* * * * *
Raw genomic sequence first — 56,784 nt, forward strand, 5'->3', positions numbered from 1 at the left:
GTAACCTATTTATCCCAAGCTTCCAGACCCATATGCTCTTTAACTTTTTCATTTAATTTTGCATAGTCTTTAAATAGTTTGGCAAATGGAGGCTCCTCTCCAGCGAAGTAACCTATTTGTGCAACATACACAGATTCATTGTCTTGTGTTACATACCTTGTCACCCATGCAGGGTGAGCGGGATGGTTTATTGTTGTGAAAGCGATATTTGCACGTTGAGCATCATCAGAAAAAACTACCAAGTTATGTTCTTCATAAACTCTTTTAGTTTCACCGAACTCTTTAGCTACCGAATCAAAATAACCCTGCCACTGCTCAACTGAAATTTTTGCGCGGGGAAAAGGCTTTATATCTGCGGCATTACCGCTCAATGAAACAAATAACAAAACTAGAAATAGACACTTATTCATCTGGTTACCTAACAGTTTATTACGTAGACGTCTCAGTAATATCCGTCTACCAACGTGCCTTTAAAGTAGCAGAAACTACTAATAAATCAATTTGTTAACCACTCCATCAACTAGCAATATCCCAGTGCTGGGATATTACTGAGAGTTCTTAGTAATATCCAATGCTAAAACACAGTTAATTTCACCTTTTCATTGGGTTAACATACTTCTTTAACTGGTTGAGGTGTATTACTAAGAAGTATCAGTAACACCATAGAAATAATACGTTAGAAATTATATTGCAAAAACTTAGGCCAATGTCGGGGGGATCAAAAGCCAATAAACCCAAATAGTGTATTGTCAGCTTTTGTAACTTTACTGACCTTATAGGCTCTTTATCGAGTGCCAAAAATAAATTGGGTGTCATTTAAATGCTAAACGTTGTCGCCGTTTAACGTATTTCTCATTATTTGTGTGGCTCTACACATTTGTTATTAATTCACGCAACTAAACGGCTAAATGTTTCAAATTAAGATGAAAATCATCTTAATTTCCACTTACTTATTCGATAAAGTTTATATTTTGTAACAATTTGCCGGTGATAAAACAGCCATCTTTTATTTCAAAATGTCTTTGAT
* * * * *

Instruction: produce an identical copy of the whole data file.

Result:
Raw genomic sequence first — 56,784 nt, forward strand, 5'->3', positions numbered from 1 at the left:
GTAACCTATTTATCCCAAGCTTCCAGACCCATATGCTCTTTAACTTTTTCATTTAATTTTGCATAGTCTTTAAATAGTTTGGCAAATGGAGGCTCCTCTCCAGCGAAGTAACCTATTTGTGCAACATACACAGATTCATTGTCTTGTGTTACATACCTTGTCACCCATGCAGGGTGAGCGGGATGGTTTATTGTTGTGAAAGCGATATTTGCACGTTGAGCATCATCAGAAAAAACTACCAAGTTATGTTCTTCATAAACTCTTTTAGTTTCACCGAACTCTTTAGCTACCGAATCAAAATAACCCTGCCACTGCTCAACTGAAATTTTTGCGCGGGGAAAAGGCTTTATATCTGCGGCATTACCGCTCAATGAAACAAATAACAAAACTAGAAATAGACACTTATTCATCTGGTTACCTAACAGTTTATTACGTAGACGTCTCAGTAATATCCGTCTACCAACGTGCCTTTAAAGTAGCAGAAACTACTAATAAATCAATTTGTTAACCACTCCATCAACTAGCAATATCCCAGTGCTGGGATATTACTGAGAGTTCTTAGTAATATCCAATGCTAAAACACAGTTAATTTCACCTTTTCATTGGGTTAACATACTTCTTTAACTGGTTGAGGTGTATTACTAAGAAGTATCAGTAACACCATAGAAATAATACGTTAGAAATTATATTGCAAAAACTTAGGCCAATGTCGGGGGGATCAAAAGCCAATAAACCCAAATAGTGTATTGTCAGCTTTTGTAACTTTACTGACCTTATAGGCTCTTTATCGAGTGCCAAAAATAAATTGGGTGTCATTTAAATGCTAAACGTTGTCGCCGTTTAACGTATTTCTCATTATTTGTGTGGCTCTACACATTTGTTATTAATTCACGCAACTAAACGGCTAAATGTTTCAAATTAAGATGAAAATCATCTTAATTTCCACTTACTTATTCGATAAAGTTTATATTTTGTAACAATTTGCCGGTGATAAAACAGCCATCTTTTATTTCAAAATGTCTTTGAT